Wednesday night in the Purdue Memorial Union, 12 teams competed for a $20,000 grand prize in the Indiana Soybean Alliance annual Student Soybean Innovation Competition. To win, Purdue students had to develop novel applications for soybeans that satisfy a market need.
Items such as a soy-based glue stick, a replacement for gypsum-based drywall, sunscreen, and water resistant mascara were some of the creations on display. Team StyroSoy emerged as winners of the $20,000 prize for their environmentally friendly, plastic-free alternative to Styrofoam.
“Our product is the very first truly compostable, biodegradable nontoxic replacement for Styrofoam,” says Alyssa Choi, a sophomore studying biological engineering from Addison, Ill. Other members of her team include Louis Edwards Caceres-Martinez, of Bogota, Colombia, a PhD student at the School of Engineering Technology at Purdue University; Valeria Tellez Gallego, a PhD student studying industrial and physical pharmacy from Bogota, Colombia; and Amy Tang, a Purdue sophomore from Sao Paulo, Brazil, studying biological engineering and pharmaceutical sciences.
“I say very first because I want to emphasize that when we did patent research, literature research, we found that products that did say they were ‘green’ still use toxic chemicals,” Choi continued. “Our product does not use any toxic chemicals.”
Choi told Hoosier Ag Today that the primary market for StyroSoy would be in the electronics space because they don’t use anything but Styrofoam for protection inside the box. However, it could easily be adapted for other uses.
“With different research and development, we can probably change the density, shape to be able to protect anything. Also, our product is heat resistant. It can withstand high temperatures; it doesn’t dissolve in water. So, we’re also looking into being insulation or food packaging products.”
Choi is grateful to the Indiana Soybean Alliance for hosting the competition. She’s very glad she came to the callout at the beginning of the school year that encouraged participation.
“The thought of creating a new product, like a novel product, was really insane to me, because it’s just revolutionary. Especially for just being a college student. So, I was able to learn a lot through this competition.”
Team StyroSoy also won the People’s Choice Award, a $500 award determined by votes of the more than 200 attendees prior to the awards ceremony.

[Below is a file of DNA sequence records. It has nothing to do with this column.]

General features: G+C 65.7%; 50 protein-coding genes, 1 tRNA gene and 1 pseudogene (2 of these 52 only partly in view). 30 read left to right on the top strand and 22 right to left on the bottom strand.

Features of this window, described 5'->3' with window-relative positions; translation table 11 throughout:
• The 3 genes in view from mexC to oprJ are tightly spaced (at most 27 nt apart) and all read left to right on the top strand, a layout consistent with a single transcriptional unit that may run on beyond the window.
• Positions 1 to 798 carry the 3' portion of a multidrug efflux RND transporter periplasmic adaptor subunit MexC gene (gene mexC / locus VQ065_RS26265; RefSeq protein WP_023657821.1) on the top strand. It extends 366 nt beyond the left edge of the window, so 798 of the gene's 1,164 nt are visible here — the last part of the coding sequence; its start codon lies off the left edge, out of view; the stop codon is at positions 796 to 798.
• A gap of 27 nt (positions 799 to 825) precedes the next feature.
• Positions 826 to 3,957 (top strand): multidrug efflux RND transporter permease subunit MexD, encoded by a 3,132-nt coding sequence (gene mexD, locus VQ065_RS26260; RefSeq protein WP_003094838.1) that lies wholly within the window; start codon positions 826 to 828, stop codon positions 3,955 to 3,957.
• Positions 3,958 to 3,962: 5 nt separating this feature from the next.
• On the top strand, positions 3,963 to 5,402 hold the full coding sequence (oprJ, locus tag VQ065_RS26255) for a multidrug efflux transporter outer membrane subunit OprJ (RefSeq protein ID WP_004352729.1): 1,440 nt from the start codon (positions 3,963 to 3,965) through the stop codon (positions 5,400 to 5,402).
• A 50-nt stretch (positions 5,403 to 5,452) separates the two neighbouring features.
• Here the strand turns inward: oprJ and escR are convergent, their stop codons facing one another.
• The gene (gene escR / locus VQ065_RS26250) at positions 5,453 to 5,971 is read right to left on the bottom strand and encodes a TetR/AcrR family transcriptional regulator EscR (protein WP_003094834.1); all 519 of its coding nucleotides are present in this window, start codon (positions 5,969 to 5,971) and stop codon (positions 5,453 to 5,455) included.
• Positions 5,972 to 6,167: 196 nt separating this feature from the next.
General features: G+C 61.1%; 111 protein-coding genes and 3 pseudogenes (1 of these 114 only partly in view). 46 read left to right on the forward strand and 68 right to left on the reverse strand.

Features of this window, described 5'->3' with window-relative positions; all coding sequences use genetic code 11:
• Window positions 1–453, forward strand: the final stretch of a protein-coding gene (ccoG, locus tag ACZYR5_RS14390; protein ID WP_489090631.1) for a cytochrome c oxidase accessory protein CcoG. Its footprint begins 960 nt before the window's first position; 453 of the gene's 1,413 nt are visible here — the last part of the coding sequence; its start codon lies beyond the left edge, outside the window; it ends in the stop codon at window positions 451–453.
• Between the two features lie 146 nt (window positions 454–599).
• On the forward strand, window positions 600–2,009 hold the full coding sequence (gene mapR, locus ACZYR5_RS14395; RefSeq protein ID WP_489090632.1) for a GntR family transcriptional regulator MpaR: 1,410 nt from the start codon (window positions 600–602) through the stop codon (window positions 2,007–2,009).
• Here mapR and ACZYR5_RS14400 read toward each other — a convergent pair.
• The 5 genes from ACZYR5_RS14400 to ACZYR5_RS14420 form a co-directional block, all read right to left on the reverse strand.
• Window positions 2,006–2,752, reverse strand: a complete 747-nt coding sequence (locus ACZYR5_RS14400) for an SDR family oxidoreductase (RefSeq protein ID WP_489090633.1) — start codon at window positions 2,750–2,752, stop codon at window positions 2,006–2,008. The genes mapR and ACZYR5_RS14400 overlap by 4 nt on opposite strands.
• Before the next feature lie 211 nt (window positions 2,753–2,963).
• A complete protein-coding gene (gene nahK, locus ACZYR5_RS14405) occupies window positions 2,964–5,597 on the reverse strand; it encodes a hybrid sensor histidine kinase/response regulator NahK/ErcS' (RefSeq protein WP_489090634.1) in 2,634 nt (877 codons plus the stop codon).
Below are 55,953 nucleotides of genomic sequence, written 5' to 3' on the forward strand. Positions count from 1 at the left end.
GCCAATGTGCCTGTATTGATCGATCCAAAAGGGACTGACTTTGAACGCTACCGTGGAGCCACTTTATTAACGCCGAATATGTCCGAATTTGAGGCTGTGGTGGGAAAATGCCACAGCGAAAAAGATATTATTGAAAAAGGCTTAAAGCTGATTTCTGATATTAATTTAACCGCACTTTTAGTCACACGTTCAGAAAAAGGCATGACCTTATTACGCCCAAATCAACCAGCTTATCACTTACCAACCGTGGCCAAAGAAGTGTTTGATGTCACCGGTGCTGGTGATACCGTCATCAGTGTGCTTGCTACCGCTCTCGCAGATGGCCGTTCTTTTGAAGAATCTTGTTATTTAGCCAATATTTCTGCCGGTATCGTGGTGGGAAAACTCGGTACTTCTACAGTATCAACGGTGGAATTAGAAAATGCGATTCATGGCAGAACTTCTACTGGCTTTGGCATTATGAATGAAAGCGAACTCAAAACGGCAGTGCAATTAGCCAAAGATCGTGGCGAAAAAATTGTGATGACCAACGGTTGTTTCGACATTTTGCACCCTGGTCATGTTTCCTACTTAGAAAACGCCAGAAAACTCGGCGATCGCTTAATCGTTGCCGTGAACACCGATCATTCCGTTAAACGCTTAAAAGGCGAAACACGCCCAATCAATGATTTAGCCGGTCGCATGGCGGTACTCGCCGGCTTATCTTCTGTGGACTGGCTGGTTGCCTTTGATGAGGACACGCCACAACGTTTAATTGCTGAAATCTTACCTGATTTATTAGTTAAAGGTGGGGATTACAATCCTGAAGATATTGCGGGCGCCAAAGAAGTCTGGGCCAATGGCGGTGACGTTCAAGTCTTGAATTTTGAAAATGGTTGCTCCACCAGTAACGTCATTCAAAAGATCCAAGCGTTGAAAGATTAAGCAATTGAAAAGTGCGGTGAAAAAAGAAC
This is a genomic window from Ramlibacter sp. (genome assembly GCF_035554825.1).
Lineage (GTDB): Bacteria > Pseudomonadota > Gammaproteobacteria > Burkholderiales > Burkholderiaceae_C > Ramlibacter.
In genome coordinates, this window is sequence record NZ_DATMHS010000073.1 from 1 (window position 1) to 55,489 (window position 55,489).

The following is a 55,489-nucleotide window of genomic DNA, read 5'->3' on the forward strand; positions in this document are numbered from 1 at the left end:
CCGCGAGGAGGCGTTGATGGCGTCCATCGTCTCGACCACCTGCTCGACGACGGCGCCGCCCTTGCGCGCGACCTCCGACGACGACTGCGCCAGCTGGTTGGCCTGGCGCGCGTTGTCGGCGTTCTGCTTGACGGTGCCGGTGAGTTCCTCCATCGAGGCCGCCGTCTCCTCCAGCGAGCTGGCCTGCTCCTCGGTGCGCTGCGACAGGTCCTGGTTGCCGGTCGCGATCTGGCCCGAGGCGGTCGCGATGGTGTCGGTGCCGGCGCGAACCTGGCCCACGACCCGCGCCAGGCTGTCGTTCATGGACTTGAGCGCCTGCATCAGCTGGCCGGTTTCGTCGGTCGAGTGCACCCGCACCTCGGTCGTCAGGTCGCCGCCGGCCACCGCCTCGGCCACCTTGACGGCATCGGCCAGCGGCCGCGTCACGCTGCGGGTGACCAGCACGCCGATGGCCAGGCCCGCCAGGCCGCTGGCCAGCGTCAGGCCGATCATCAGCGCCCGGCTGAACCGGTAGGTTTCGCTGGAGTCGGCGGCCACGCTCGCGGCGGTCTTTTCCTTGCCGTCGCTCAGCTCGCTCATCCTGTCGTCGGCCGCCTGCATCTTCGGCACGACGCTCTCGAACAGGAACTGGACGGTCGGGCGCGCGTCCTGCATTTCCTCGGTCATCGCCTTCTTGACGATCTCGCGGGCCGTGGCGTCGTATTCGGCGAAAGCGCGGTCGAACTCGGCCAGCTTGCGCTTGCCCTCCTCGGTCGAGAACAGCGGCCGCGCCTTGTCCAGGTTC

Earning second place this year, and a $10,000 prize, were the creators of SoySafe, a soy-based replacement for construction-quality drywall that is fire resistant and more environmentally friendly than gypsum-based drywall. SoySafe drywall is also cheaper and easier to produce than commonly used drywall products.
Team SoySafe consists of three Purdue sophomores including Sarah Juffer, an animal science major from Fishers, Ind.; Charles Sebright, an agricultural and biological engineering major from East Berlin, Penn.; and Josh Stephenson, a biochemistry major from Muncie, Ind. All three were members who finished second in last year’s competition with a soy-based ink for markers that can be used on dry-erase boards called Brilliant Bean.
Finishing third, and earning a $5,000 prize, were the creators of SOYscara, which is a mascara that is composed of mainly soy materials. SOYscara is made from 99 percent natural, organic ingredients. The soy-based formula is a better option for personal wellness, and it is also more sustainably sourced than the materials that make up most of the affordable products on the shelf. Team SOYscara consists of three Purdue students including freshman engineering major Jason Li of Oklahoma City, Okla.; sophomore biological engineering major Alison Dunbar of New Lenox, Ill. And sophomore biological engineering major Conway Zheng of Bethany, Okla.
“Indiana soybean checkoff funds are used to find new uses and new markets for our soybeans, which creates more demand and helps our farms to be more profitable and sustainable,” said ISA Chair Mike Koehne, a farmer from Greensburg, Ind. “This event allows ISA to create relationships with bright and innovative students and their mentors at Purdue. Some of the products from this contest will help us move more soybeans into the market.”